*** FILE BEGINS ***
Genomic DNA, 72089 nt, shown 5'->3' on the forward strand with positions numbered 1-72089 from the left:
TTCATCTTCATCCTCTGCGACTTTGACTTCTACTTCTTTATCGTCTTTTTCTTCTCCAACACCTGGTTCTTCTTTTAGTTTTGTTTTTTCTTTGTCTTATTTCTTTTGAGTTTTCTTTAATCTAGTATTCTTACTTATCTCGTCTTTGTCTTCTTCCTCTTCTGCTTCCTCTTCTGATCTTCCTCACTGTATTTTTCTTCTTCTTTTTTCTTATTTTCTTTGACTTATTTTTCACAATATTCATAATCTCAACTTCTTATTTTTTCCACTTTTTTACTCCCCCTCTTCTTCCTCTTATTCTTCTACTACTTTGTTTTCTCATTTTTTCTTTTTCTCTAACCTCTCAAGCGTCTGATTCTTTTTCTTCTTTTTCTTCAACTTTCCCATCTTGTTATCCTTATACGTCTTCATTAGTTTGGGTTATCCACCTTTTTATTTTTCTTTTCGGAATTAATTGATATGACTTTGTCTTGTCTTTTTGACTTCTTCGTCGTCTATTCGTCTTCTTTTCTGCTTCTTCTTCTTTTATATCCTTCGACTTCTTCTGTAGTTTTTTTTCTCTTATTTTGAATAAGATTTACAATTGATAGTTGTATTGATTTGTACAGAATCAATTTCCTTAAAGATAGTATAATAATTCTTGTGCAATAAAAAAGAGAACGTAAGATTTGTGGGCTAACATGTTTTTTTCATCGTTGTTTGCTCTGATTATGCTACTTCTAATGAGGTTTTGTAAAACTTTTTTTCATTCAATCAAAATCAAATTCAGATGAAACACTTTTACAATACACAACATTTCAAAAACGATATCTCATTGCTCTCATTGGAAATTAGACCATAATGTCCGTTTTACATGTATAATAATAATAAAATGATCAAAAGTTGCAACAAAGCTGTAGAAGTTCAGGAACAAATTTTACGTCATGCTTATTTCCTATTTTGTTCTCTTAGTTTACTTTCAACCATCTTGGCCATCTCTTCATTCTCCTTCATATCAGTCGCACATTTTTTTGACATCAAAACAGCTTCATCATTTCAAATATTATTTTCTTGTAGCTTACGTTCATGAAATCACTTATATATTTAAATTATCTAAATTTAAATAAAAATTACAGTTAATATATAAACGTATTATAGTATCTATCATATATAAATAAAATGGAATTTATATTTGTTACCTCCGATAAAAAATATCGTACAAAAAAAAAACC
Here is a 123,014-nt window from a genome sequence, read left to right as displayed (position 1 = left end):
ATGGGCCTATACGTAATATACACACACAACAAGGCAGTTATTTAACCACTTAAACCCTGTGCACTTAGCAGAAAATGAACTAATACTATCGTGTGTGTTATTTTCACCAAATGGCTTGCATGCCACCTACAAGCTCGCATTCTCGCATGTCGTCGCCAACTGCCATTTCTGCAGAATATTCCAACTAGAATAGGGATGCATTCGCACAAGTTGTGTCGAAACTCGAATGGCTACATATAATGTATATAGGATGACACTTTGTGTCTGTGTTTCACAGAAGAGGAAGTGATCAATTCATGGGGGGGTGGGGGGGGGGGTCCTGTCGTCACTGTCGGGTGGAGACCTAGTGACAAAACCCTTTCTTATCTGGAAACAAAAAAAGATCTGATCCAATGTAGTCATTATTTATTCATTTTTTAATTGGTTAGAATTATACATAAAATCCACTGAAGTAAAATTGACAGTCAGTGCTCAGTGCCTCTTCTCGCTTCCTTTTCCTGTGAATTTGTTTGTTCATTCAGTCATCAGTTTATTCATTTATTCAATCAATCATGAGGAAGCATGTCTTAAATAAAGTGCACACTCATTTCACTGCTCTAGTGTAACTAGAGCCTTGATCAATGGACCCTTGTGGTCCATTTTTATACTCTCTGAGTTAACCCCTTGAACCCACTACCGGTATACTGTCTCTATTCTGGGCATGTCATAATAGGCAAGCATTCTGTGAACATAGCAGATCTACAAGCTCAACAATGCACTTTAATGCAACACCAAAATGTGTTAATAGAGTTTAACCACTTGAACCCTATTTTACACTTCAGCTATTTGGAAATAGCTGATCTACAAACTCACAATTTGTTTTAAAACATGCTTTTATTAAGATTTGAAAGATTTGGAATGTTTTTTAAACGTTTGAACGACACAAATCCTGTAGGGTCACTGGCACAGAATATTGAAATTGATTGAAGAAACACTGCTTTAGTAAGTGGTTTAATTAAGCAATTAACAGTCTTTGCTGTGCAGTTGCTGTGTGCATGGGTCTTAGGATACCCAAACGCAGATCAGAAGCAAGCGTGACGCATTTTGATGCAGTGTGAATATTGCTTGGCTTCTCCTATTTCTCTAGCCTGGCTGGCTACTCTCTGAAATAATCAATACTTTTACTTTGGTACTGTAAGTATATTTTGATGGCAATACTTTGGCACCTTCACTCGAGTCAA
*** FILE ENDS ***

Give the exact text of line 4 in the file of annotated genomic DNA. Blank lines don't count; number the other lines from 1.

ATGGGCCTATACGTAATATACACACACAACAAGGCAGTTATTTAACCACTTAAACCCTGTGCACTTAGCAGAAAATGAACTAATACTATCGTGTGTGTTATTTTCACCAAATGGCTTGCATGCCACCTACAAGCTCGCATTCTCGCATGTCGTCGCCAACTGCCATTTCTGCAGAATATTCCAACTAGAATAGGGATGCATTCGCACAAGTTGTGTCGAAACTCGAATGGCTACATATAATGTATATAGGATGACACTTTGTGTCTGTGTTTCACAGAAGAGGAAGTGATCAATTCATGGGGGGGTGGGGGGGGGGGTCCTGTCGTCACTGTCGGGTGGAGACCTAGTGACAAAACCCTTTCTTATCTGGAAACAAAAAAAGATCTGATCCAATGTAGTCATTATTTATTCATTTTTTAATTGGTTAGAATTATACATAAAATCCACTGAAGTAAAATTGACAGTCAGTGCTCAGTGCCTCTTCTCGCTTCCTTTTCCTGTGAATTTGTTTGTTCATTCAGTCATCAGTTTATTCATTTATTCAATCAATCATGAGGAAGCATGTCTTAAATAAAGTGCACACTCATTTCACTGCTCTAGTGTAACTAGAGCCTTGATCAATGGACCCTTGTGGTCCATTTTTATACTCTCTGAGTTAACCCCTTGAACCCACTACCGGTATACTGTCTCTATTCTGGGCATGTCATAATAGGCAAGCATTCTGTGAACATAGCAGATCTACAAGCTCAACAATGCACTTTAATGCAACACCAAAATGTGTTAATAGAGTTTAACCACTTGAACCCTATTTTACACTTCAGCTATTTGGAAATAGCTGATCTACAAACTCACAATTTGTTTTAAAACATGCTTTTATTAAGATTTGAAAGATTTGGAATGTTTTTTAAACGTTTGAACGACACAAATCCTGTAGGGTCACTGGCACAGAATATTGAAATTGATTGAAGAAACACTGCTTTAGTAAGTGGTTTAATTAAGCAATTAACAGTCTTTGCTGTGCAGTTGCTGTGTGCATGGGTCTTAGGATACCCAAACGCAGATCAGAAGCAAGCGTGACGCATTTTGATGCAGTGTGAATATTGCTTGGCTTCTCCTATTTCTCTAGCCTGGCTGGCTACTCTCTGAAATAATCAATACTTTTACTTTGGTACTGTAAGTATATTTTGATGGCAATACTTTGGCACCTTCACTCGAGTCAA